On Thursday, February 4, 2021, the International Criminal Court (ICC) in The Hague, Netherlands, in a landmark ruling, found Dominic Ongwen guilty on 61 of the 70 charges against him.
For most Ghanaians, this made no news, as Ongwen is not known here.
For me, however, the name and the ruling by the ICC brought back memories of one of my most difficult experiences.
Dominic Ongwen was an abducted child-soldier who became one of the top commanders of a guerilla group called the Lord’s Resistance Army (LRA), led by Joseph Kony.
Among other offences, Ongwen was found guilty of war crimes and crimes against humanity.
Between February 2008 and June 2009, I lived in Kampala, Uganda. I was the Senior Military Advisor to former President Joaquim Chissano of Mozambique, who was appointed in 2006 by the UN Secretary-General Mr Kofi Annan, as his (UN) Special Envoy for the Lord’s Resistance Army-Affected Areas.
The countries were Uganda, Central African Republic, Democratic Republic of Congo and South Sudan.
Starting around 1986, the Lord’s-Resistance-Army led by a primary school dropout Joseph Kony, started a rather amorphous campaign to overthrow the Ugandan government and convert Uganda into a theocratic state, with him, Kony, as the head of state.
Taken for a joke, the LRA soon gained notoriety as a brutal organisation fighting the Ugandan government.
Its brutal forced recruitment was horrific and mainly targeted children under 12 for easy indoctrination.
Such boys, who were initially recruited from Kony’s home region of Northern Uganda, were forced to have sex with their sisters after which they were made to shoot dead their parents.
This was to ensure that they never thought of escaping back home from the Garamba Forest straddling DRC and South Sudan.
Those they left behind they mutilated by cutting off their noses, mouths, ears, fingers and limbs!
Once in Garamba, they were taught how to kill using scape-goats, who were accused of attempting to escape. In no time, they became killing machines.
During the trial, 45-year-old Ongwen’s lawyers argued that Ongwen himself was a victim abducted as a child into the LRA.
The prosecution, however, countered that while it was true that he was recruited as a child-soldier, Ongwen perfected the art of killing, which he enjoyed, so fast that he became the youngest of the top five LRA commanders.
I interviewed an escapee in Juba, South Sudan, in 2008. At 24, Henry had lived in the jungle since he was abducted at 12.
As part of preparations to reintegrate him into his home in Northern Uganda, I asked what his reaction would be if he was rejected.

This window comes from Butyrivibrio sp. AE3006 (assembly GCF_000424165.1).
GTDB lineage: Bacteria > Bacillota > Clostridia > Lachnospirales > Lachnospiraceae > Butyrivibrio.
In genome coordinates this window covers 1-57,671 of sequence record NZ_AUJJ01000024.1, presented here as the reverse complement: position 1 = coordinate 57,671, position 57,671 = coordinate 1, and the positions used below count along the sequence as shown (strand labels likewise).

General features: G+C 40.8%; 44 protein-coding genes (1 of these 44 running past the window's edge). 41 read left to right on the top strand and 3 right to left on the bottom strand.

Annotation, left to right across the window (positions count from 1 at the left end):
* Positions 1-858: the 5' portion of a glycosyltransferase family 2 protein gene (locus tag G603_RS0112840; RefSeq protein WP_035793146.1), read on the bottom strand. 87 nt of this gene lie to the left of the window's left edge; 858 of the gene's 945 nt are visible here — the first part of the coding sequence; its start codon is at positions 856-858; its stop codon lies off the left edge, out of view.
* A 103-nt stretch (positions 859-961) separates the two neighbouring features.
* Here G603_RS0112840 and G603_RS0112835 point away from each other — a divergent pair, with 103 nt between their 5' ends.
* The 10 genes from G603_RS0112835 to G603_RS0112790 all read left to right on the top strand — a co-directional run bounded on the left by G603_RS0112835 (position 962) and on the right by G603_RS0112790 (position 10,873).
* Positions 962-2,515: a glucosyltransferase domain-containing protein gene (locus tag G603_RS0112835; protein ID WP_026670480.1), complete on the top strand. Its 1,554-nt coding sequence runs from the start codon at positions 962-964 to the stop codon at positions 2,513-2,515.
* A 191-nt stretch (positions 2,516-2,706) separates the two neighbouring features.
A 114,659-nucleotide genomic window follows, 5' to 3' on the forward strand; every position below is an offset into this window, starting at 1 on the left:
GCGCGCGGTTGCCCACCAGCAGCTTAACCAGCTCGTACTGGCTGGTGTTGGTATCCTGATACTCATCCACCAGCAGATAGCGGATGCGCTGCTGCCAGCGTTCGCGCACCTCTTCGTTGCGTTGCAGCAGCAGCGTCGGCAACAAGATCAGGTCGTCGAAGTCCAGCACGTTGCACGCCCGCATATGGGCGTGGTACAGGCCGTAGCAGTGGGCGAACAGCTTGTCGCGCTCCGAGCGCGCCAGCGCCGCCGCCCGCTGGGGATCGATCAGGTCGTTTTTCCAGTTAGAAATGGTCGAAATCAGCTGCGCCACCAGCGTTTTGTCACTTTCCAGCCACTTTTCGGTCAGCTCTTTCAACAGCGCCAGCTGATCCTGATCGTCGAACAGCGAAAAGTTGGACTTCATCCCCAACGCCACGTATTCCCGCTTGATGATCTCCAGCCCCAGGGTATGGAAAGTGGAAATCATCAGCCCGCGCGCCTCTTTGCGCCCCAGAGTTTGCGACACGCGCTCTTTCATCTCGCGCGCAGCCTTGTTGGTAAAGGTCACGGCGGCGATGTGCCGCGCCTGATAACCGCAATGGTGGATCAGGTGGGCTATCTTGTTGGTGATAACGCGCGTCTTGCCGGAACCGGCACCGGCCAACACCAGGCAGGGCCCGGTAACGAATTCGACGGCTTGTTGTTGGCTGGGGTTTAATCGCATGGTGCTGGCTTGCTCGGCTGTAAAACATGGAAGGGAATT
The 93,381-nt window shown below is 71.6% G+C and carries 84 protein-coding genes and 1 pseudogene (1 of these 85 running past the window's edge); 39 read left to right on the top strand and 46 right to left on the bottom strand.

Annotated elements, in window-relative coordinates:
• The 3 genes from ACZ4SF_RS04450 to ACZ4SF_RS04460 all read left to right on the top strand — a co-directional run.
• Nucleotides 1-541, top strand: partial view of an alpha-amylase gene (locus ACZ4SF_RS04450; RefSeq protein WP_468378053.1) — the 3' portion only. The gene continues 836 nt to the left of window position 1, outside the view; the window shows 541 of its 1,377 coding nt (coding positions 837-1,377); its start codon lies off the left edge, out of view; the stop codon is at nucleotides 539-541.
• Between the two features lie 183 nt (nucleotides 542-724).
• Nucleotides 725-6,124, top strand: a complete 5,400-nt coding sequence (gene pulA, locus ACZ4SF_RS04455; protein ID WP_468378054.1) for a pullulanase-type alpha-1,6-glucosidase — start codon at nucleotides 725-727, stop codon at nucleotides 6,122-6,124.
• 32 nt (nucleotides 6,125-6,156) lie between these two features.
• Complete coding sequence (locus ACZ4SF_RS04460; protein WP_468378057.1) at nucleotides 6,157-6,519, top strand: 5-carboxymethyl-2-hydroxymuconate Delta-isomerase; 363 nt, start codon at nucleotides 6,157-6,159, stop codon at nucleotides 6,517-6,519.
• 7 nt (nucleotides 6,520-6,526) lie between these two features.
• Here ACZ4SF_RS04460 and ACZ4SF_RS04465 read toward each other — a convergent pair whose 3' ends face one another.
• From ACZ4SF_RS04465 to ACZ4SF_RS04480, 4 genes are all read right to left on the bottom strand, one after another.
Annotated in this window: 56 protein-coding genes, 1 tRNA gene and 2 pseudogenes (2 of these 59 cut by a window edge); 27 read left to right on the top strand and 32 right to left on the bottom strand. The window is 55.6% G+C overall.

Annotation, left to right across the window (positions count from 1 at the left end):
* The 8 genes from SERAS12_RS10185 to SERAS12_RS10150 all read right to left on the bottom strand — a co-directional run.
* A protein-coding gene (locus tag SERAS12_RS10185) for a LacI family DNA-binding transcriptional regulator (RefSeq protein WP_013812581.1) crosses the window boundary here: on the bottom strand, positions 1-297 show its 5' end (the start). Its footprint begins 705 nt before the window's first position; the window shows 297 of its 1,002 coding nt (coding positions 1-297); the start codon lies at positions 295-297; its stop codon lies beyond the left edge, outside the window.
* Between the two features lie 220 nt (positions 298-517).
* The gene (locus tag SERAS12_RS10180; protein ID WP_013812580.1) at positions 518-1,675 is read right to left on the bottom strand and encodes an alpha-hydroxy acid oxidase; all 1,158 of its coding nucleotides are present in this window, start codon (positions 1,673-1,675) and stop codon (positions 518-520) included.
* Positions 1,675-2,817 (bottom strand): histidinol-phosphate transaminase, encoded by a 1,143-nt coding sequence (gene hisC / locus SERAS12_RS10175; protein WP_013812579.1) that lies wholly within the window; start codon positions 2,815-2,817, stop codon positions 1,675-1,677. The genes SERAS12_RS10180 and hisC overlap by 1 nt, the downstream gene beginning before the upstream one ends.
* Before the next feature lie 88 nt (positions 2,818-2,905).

Letting out a loud squeal, he leapt at me reaching for my oesophagus.
The good physical or social distancing I maintained during such interviews paid off, as I had seconds to jump back while he was restrained.
He then asked me, if adults could not protect him 12 years earlier from being abducted, why should they reject him for escaping back home?
He declared he would kill anyone who dared him. Obviously, he was more animal than human.
Since we operated in four countries, traveling of necessity had to be by air. On one occasion while speeding for a take-off, I heard an explosion followed by braking and screeching of tyres!
The pilot later joked that if he had not aborted the take-off, we would have ended up as lunch for the fish in Lake Victoria just at the end of the Entebbe runway.
At another time, while flying in a helicopter from the Garamba Forest to Juba in very bad weather through hilly terrain and over tall trees, we heard a loud noise.
To Mr President’s question “General, shall we make it?” I simply said “God willing, Sir!” When we landed in Juba about two hours later, President Chissano told me “General, God has willed!”
With moist eyes, we had a long embrace. The pilot confirmed the rotor missed the hillside by a few feet! Our bodies may never have been retrieved if we had crashed!
After so many years of hiding in the jungle, Dominic Ongwen has finally faced the law and been convicted.
Indeed, on February 5, 2021, a 95-year-old German lady was charged for her role in killings in concentration camps in WW2.
In Ghana, it appears the “let-the-blood-flow” mentality of 1979, which led to the executing of Generals, the murder of judges and the disappearance of over 200 Ghanaians, according to Amnesty International, persists in some heads!
Unfortunately, some who were not born then have adopted violence. Violence before, during, after the 2020 election attests to this.
Ongwen’s conviction should remind us that, violence does not pay. As Martin Luther King said, “The arm of the moral universe might be long, but it still bends towards justice!”
No matter how long it takes, wrongs will be righted, in some cases posthumously for the perpetrators, like Oliver Cromwell! Crime has no expiry date! So, let us live in peace as Ghanaians!
Fellow Ghanaians, wake up!
The writer is a Former CEO, African Peace Support Trainers Association, Nairobi, Kenya, Council Chairman, Family Health University College, Accra.